The reality of these situations must be seen to be believed. In winter I met, amongst many others, a pregnant woman from Syria in a refugee transit camp desperately seeking assurance that she would not need to deliver her baby on the cold floors of the vast hall where she was housed. Back in Syria she had been a university professor. And in Greece I spoke with a family still wet, shivering, and frightened from their crossing in a small rubber boat from Turkey. After looking into their eyes and hearing their stories, both of the terror they had fled and of their perilous journey to find refuge, I will never be the same.
If you are asking, “What can I do?” let us first remember that we should not serve at the expense of our families and other responsibilities,9 nor should we expect our leaders to organize projects for us. But as youth, men, women, and families, we can join in this great humanitarian endeavor.
In response to the invitation from the First Presidency to participate in Christlike service to refugees worldwide,10 the general presidencies of the Relief Society, Young Women, and Primary have organized a relief effort entitled “I Was a Stranger.” Sister Burton introduced this to the women of the Church last weekend in the general women’s session. There are multiple helpful ideas, resources, and suggestions for service on IWasAStranger.lds.org.
Begin on your knees in prayer. Then think in terms of doing something close to home, in your own community, where you will find people who need help in adapting to their new circumstances. The ultimate aim is their rehabilitation to an industrious and self-reliant life.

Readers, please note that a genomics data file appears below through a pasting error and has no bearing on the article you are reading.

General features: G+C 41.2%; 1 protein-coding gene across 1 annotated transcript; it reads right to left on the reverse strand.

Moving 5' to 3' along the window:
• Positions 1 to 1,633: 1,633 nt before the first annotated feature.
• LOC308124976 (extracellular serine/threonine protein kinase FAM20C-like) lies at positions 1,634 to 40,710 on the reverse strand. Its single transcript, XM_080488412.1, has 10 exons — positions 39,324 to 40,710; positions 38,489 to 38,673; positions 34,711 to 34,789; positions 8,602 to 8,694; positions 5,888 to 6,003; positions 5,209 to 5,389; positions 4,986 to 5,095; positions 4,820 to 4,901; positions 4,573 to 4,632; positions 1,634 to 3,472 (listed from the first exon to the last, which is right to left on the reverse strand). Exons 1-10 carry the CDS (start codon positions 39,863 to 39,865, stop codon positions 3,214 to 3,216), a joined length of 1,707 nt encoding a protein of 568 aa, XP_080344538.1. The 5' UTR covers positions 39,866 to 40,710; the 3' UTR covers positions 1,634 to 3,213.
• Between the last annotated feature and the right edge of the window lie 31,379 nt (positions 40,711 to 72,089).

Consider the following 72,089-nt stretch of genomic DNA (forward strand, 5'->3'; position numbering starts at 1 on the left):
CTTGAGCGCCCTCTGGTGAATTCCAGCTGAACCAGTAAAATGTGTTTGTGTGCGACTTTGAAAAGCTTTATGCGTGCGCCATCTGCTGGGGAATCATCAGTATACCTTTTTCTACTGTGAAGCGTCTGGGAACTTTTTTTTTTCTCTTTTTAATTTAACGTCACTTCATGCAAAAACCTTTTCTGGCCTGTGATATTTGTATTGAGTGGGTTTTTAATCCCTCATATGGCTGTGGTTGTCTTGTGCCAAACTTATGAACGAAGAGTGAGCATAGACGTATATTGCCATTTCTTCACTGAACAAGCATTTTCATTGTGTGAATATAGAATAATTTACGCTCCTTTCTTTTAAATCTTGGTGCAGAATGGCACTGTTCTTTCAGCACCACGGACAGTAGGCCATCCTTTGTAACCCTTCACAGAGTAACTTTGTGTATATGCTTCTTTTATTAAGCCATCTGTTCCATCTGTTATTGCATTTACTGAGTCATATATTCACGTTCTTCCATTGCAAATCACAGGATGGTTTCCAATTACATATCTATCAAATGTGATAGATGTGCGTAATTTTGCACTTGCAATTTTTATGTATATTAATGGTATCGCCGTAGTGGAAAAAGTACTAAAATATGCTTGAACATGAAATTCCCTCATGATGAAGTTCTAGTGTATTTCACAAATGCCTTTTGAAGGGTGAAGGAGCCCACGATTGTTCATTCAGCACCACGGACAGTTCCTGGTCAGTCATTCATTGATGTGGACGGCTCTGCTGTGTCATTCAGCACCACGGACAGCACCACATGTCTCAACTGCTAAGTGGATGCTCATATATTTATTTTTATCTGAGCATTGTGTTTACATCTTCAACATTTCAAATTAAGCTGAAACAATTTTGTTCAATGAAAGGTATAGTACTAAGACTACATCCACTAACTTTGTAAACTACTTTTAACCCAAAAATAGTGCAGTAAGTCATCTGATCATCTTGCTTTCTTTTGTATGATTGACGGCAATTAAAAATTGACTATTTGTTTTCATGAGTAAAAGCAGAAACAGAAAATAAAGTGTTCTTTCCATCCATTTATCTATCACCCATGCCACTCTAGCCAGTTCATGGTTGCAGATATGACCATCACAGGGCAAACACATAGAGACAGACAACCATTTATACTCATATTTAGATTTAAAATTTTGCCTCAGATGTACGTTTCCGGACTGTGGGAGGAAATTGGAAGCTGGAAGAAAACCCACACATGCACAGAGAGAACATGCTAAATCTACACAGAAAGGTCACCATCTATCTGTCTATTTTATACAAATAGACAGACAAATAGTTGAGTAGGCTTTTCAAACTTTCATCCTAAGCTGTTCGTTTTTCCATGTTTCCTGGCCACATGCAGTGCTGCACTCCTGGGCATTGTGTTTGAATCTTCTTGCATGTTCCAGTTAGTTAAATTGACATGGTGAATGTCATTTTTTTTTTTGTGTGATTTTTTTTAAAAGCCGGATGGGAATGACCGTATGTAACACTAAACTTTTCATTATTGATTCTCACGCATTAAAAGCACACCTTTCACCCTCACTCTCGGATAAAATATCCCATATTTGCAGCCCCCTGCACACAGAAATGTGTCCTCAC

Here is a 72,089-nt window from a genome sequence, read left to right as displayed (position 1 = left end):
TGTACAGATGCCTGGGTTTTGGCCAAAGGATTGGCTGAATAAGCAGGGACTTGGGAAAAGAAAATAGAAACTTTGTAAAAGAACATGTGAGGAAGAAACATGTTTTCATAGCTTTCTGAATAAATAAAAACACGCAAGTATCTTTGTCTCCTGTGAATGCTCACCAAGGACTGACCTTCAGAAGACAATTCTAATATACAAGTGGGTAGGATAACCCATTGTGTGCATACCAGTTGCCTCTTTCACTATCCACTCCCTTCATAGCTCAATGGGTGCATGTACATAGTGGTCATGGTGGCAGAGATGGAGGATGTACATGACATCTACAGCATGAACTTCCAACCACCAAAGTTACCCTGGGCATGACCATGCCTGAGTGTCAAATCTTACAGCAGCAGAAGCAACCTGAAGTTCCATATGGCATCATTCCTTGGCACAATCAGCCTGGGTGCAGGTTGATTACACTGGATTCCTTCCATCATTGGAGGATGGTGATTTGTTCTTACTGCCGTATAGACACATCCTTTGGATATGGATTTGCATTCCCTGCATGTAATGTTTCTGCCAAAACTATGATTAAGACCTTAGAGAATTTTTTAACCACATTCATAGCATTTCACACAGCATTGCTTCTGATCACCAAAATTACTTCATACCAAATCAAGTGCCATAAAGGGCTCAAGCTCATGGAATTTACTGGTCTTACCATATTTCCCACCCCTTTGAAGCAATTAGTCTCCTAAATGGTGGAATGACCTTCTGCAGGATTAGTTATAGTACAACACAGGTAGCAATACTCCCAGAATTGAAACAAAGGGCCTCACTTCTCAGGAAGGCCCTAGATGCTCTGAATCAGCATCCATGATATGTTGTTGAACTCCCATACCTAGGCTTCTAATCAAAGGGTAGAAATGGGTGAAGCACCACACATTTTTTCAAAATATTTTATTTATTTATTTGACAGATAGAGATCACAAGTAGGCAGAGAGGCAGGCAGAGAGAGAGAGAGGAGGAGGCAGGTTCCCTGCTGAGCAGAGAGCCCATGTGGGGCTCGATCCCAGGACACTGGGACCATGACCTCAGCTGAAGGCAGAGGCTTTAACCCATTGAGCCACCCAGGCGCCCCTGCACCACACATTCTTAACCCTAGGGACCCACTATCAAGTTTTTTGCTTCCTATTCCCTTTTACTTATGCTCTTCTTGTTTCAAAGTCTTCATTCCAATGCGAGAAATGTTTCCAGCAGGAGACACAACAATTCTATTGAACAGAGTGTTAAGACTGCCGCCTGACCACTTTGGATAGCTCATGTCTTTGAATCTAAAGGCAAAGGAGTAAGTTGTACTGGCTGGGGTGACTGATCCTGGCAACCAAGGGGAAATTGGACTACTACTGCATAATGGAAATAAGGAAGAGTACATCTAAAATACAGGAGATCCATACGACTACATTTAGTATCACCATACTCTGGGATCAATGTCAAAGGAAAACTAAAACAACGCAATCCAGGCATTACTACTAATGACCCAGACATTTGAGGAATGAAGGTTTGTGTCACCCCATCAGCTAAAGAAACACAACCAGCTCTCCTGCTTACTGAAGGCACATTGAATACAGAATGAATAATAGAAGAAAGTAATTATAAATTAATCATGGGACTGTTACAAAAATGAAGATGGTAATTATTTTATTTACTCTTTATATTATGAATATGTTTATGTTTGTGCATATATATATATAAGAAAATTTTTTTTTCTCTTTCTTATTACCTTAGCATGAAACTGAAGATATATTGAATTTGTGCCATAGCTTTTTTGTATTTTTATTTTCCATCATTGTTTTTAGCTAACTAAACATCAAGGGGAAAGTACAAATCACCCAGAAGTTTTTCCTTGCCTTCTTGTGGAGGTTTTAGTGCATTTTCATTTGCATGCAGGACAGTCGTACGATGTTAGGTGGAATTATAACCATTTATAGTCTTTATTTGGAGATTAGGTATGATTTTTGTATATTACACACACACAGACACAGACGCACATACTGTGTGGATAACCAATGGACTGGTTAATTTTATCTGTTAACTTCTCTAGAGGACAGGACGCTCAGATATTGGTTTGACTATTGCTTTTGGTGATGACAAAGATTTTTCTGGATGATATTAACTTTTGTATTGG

Additionally, each one of us can increase our awareness of the world events that drive these families from their homes. We must take a stand against intolerance and advocate respect and understanding across cultures and traditions. Meeting refugee families and hearing their stories with your own ears, and not from a screen or newspaper, will change you. Real friendships will develop and will foster compassion and successful integration.
The Lord has instructed us that the stakes of Zion are to be “a defense” and “a refuge from the storm.”11 We have found refuge. Let us come out from our safe places and share with them, from our abundance, hope for a brighter future, faith in God and in our fellowman, and love that sees beyond cultural and ideological differences to the glorious truth that we are all children of our Heavenly Father.
Being a refugee may be a defining moment in the lives of those who are refugees, but being a refugee does not define them. Like countless thousands before them, this will be a period—we hope a short period—in their lives. Some of them will go on to be Nobel laureates, public servants, physicians, scientists, musicians, artists, religious leaders, and contributors in other fields. Indeed, many of them were these things before they lost everything. This moment does not define them, but our response will help define us.
“Verily I say unto you, Inasmuch as ye have done it unto one of the least of these my brethren, ye have done it unto me.”13 In the name of Jesus Christ, amen.
For further reference, see IWasAStranger.lds.org andmormonchannel.org/blog/post/40-ways-to-help-refugees-in-your-community.